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Saturday, April 06, 2013

A Different Approach To Foiling Hackers? Let Them In, Then Lie To Them.

Last month Heckman, a researcher for the non-profit IT research corporation MITRE, gave a talk with fellow MITRE researcher Frank Stech at Purdue’s Center for Education and Research in Information Assurance and Security and described a cyber war game scenario MITRE played out internally in which she and Stech tried an unorthodox defensive strategy: Instead of trying to purge a Red Team of hackers from a Blue Team’s network they were defending, Heckman and Stech let the attackers linger inside, watched them, and fed them confusing misinformation. Although both Heckman or Stech declined to talk to me about their lecture, the presentation (video here) suggests an alternative approach to what the cybersecurity industry calls “advanced persistent threat” (APT) hackers–state-sponsored, sophisticated intruders who have penetrated hundreds of corporations and government agencies in recent years and siphoned vast amounts of information.

 

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Friday, April 05, 2013

Is There Any Real Measurement In Monitoring?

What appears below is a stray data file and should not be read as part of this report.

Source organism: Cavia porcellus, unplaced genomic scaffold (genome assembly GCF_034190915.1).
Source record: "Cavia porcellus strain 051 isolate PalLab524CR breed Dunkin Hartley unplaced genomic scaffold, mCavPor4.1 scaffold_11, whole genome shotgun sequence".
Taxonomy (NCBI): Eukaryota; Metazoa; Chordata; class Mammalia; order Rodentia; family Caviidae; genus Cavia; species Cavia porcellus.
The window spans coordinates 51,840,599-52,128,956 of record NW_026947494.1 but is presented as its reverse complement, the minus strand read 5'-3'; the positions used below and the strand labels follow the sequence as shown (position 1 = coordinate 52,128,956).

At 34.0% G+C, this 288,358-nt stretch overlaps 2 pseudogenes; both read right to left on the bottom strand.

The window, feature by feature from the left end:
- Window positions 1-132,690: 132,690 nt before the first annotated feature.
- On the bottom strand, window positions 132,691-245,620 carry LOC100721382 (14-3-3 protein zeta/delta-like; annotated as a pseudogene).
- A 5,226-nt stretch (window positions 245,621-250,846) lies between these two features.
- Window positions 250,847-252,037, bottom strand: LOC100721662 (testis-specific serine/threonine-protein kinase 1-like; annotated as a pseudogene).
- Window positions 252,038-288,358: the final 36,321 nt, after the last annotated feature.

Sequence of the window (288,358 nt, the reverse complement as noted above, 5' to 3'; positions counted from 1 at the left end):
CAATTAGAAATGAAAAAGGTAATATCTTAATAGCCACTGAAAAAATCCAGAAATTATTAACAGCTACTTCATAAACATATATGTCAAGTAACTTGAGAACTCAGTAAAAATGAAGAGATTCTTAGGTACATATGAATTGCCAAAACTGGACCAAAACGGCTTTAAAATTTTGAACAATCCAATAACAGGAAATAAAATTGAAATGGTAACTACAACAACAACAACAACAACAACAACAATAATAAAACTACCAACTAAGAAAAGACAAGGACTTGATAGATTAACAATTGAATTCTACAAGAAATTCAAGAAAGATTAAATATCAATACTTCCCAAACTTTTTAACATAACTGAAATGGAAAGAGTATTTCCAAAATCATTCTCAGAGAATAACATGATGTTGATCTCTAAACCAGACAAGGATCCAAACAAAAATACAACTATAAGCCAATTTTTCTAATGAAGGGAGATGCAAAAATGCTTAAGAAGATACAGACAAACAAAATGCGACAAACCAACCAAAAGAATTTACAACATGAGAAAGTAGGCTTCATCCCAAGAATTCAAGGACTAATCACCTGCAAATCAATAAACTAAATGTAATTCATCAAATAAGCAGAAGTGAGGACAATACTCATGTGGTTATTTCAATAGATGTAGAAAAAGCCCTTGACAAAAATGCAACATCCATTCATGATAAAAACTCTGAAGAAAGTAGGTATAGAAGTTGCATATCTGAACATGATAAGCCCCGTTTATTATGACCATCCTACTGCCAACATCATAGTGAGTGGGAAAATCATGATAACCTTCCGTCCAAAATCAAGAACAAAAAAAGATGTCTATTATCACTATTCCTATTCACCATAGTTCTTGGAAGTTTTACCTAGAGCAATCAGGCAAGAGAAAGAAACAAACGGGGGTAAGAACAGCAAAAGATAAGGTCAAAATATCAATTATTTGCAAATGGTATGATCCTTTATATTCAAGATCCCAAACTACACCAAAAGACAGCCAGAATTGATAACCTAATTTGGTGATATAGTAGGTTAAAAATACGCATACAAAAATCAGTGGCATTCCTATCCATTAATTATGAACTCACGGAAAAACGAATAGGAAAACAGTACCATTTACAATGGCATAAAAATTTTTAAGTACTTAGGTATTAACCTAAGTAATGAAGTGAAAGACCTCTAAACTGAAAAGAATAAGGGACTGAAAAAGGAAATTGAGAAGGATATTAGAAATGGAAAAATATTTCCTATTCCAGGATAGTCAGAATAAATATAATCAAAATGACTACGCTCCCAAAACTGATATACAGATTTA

Almost as soon as “Big Data” came along, there was someone to explain that it wasn’t the size that mattered; it was how you used it. Vendors touted their “line speed” or their ability to do all their analysis in-memory (since writing to disk tends to slow down the pipe a lot). We’ve known for a long time that stateful firewalls, IDS/IPS and web application firewalls magically get a lot faster if you turn enough high-level checks off. Vendors also tout the number of inputs that go into their offerings: how many other security technologies they integrate with (where “integrate” may just mean “we consume syslog, CSV and XML”). If you want to get fancier than just saying what data formats you accept, you can say you have an API, regardless of how many other tools actually use it.


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Sunday, March 31, 2013

Assurance Doesn’t Come In A Box

My colleague’s talk revolved around the need for the project to provide a suitable level of assurance; the audience sat and listened in attentive silence, seemingly fully engaged.   A lone voice called out, “This assurance, is it software we can go out and buy?” But I think the fact the question was asked reveals a lot about how cyber security is seen in many organizations. You buy a software or hardware solution to address a potential problem and that’s all there is to it. ... That idea is akin to saying windscreen wipers on your car makes it safe to drive in all weathers, then never worrying about when to use them, when to have them go back and forth intermittently or continuously, when to replace the wiper-blades or whether you can still drive at 70mph down the motorway in torrential rain and blizzards.